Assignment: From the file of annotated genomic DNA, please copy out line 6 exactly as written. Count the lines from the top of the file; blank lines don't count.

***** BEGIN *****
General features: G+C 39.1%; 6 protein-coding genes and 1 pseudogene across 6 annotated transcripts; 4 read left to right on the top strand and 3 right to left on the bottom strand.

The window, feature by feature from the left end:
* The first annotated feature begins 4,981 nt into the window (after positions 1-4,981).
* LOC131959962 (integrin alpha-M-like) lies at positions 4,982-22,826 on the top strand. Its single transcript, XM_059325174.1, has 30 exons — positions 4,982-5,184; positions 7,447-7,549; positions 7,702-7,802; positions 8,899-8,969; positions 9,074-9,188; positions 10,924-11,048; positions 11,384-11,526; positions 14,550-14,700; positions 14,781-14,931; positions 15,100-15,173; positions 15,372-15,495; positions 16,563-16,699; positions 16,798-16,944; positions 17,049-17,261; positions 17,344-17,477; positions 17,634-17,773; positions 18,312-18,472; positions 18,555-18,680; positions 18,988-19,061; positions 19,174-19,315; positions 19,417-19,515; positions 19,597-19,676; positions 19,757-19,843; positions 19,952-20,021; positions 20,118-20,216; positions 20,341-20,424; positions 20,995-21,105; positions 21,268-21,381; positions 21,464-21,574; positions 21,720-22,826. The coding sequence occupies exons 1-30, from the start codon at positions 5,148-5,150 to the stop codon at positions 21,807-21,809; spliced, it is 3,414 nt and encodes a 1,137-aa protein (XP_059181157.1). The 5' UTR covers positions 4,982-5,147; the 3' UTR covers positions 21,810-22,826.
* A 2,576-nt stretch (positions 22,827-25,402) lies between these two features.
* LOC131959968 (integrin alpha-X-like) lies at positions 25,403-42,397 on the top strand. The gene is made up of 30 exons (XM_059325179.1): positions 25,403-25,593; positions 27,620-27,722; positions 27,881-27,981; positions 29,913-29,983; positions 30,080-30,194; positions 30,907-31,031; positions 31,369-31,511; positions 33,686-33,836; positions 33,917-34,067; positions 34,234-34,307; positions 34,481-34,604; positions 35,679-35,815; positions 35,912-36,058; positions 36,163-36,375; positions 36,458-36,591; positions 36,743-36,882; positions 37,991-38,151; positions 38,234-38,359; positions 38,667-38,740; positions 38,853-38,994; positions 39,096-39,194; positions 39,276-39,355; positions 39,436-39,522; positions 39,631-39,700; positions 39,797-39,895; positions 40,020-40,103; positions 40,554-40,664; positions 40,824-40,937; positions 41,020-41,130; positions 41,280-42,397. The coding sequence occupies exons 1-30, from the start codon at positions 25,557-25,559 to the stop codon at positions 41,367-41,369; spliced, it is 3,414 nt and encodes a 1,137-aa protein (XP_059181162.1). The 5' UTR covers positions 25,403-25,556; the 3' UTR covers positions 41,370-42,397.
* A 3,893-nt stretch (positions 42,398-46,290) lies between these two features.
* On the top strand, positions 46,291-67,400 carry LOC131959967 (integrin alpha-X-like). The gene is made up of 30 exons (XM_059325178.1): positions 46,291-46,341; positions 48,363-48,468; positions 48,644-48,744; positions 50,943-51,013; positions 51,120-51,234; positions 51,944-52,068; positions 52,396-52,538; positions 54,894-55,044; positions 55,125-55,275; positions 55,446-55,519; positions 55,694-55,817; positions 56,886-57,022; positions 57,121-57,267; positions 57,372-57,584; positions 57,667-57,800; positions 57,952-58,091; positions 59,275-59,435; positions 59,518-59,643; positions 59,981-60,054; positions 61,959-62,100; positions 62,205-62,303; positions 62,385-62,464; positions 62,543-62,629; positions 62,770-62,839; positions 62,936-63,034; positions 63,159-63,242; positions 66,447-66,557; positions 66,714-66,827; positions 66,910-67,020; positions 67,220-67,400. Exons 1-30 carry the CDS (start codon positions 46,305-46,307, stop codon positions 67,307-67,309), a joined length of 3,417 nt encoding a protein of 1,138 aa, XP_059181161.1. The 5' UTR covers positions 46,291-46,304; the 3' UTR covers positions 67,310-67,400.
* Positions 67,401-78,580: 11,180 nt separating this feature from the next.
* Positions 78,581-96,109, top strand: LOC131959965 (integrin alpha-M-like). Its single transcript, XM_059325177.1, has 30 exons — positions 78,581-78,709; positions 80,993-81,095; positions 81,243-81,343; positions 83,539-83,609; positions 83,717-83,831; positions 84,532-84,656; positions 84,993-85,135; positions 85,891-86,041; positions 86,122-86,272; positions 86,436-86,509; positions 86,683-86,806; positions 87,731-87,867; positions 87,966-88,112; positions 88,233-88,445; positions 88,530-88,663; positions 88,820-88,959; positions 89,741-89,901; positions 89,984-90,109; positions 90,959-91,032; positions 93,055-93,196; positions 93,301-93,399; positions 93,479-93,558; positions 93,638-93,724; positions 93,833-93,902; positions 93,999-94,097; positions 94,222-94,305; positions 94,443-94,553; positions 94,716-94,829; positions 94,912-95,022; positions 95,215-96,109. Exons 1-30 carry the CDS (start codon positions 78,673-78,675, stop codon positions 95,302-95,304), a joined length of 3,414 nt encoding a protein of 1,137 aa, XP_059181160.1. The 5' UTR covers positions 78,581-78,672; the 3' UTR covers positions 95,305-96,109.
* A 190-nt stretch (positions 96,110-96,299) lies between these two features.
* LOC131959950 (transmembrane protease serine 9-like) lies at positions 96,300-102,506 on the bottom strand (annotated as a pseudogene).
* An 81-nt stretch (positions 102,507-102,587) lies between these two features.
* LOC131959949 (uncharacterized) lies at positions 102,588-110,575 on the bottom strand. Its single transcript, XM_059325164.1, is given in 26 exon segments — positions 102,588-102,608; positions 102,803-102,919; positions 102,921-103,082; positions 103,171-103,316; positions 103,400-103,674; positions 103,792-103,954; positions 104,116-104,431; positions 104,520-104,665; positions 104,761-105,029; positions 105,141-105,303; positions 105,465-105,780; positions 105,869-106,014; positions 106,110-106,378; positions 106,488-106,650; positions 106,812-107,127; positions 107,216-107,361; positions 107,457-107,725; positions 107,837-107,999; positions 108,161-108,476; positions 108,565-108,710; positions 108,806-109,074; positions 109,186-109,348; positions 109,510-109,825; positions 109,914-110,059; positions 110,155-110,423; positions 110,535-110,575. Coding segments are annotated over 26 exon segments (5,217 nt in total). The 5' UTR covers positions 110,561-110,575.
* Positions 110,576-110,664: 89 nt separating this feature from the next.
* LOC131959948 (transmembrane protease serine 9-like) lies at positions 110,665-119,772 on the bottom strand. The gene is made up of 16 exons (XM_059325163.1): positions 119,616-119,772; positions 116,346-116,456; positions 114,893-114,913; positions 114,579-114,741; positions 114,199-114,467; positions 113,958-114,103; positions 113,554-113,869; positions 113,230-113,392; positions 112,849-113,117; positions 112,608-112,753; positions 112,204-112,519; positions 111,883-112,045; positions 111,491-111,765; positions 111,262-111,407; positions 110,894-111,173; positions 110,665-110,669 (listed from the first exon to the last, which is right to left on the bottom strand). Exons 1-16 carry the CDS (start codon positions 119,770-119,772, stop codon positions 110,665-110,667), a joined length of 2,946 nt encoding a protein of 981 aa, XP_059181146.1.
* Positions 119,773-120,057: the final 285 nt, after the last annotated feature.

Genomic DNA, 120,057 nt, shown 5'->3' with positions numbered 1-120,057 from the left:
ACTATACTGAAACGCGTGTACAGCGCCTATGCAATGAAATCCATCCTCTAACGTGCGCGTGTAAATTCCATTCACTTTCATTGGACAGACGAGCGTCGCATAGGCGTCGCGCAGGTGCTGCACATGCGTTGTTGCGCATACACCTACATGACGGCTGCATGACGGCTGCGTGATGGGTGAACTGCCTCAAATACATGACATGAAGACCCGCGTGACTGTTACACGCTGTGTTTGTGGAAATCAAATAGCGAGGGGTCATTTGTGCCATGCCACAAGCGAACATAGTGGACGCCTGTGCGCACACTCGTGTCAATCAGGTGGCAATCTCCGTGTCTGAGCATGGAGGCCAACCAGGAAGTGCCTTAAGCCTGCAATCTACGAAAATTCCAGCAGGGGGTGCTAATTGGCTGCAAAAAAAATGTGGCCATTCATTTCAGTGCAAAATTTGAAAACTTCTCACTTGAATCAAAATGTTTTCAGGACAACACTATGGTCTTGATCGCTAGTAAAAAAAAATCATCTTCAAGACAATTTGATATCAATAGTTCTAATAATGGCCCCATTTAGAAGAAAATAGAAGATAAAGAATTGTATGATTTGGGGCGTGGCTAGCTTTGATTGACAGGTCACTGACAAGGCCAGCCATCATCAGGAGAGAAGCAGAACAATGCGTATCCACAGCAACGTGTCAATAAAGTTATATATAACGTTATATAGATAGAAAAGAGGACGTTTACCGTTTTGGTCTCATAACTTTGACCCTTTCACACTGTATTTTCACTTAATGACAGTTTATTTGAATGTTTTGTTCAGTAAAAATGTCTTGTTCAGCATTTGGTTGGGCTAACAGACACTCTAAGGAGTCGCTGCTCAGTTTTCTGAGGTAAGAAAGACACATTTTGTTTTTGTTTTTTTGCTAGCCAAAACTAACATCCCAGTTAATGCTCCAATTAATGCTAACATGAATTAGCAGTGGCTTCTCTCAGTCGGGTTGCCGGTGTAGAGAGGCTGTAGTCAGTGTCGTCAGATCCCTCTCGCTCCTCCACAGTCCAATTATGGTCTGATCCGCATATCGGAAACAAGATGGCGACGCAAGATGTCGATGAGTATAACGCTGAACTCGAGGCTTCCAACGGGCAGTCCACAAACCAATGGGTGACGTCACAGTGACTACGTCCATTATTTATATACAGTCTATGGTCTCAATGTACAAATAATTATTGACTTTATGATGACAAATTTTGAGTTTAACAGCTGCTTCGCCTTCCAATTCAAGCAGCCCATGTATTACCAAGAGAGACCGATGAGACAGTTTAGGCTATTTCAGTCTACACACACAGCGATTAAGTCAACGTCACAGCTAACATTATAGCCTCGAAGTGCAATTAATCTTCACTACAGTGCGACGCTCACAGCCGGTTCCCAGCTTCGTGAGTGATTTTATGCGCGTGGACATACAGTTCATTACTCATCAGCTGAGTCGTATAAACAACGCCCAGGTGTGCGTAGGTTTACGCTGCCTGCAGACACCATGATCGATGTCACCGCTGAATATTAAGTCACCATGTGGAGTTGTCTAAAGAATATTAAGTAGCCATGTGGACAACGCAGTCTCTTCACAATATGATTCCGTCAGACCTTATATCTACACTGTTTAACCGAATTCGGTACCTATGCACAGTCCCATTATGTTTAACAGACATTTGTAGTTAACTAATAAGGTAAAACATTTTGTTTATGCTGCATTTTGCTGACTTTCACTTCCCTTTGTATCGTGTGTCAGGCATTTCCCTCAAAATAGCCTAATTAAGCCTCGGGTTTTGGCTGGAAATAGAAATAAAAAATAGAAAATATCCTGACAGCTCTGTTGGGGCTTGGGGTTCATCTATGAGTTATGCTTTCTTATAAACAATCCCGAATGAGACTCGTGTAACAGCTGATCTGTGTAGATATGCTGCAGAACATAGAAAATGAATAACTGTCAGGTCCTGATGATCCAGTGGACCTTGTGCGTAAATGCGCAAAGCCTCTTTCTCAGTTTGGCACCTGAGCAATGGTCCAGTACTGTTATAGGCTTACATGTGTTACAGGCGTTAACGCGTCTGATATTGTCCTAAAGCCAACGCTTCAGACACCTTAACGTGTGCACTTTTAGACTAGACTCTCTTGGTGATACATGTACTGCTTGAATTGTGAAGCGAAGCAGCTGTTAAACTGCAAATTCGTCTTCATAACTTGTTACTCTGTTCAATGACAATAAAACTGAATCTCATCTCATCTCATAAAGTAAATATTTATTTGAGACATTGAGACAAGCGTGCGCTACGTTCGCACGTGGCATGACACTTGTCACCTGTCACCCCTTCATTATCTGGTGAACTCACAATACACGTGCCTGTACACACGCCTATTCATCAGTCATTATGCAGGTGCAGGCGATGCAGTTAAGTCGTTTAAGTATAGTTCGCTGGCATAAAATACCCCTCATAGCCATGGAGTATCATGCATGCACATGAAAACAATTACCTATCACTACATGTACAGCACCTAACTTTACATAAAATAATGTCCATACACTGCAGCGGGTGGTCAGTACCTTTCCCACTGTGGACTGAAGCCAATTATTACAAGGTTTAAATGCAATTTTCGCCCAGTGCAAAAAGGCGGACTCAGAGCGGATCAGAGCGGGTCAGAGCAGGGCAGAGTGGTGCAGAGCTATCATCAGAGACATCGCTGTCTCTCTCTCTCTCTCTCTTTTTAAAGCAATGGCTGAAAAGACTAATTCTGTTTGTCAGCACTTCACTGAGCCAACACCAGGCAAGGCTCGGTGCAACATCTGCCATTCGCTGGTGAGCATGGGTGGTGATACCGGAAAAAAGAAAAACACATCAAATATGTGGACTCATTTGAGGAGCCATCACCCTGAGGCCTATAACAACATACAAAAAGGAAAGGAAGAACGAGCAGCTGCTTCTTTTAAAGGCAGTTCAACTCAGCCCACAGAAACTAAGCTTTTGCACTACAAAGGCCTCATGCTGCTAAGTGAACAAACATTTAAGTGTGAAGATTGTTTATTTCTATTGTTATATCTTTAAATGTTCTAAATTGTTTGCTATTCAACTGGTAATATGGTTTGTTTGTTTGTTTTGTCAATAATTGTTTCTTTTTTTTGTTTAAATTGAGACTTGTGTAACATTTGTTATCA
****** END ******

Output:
* LOC131959968 (integrin alpha-X-like) lies at positions 25,403-42,397 on the top strand. The gene is made up of 30 exons (XM_059325179.1): positions 25,403-25,593; positions 27,620-27,722; positions 27,881-27,981; positions 29,913-29,983; positions 30,080-30,194; positions 30,907-31,031; positions 31,369-31,511; positions 33,686-33,836; positions 33,917-34,067; positions 34,234-34,307; positions 34,481-34,604; positions 35,679-35,815; positions 35,912-36,058; positions 36,163-36,375; positions 36,458-36,591; positions 36,743-36,882; positions 37,991-38,151; positions 38,234-38,359; positions 38,667-38,740; positions 38,853-38,994; positions 39,096-39,194; positions 39,276-39,355; positions 39,436-39,522; positions 39,631-39,700; positions 39,797-39,895; positions 40,020-40,103; positions 40,554-40,664; positions 40,824-40,937; positions 41,020-41,130; positions 41,280-42,397. The coding sequence occupies exons 1-30, from the start codon at positions 25,557-25,559 to the stop codon at positions 41,367-41,369; spliced, it is 3,414 nt and encodes a 1,137-aa protein (XP_059181162.1). The 5' UTR covers positions 25,403-25,556; the 3' UTR covers positions 41,370-42,397.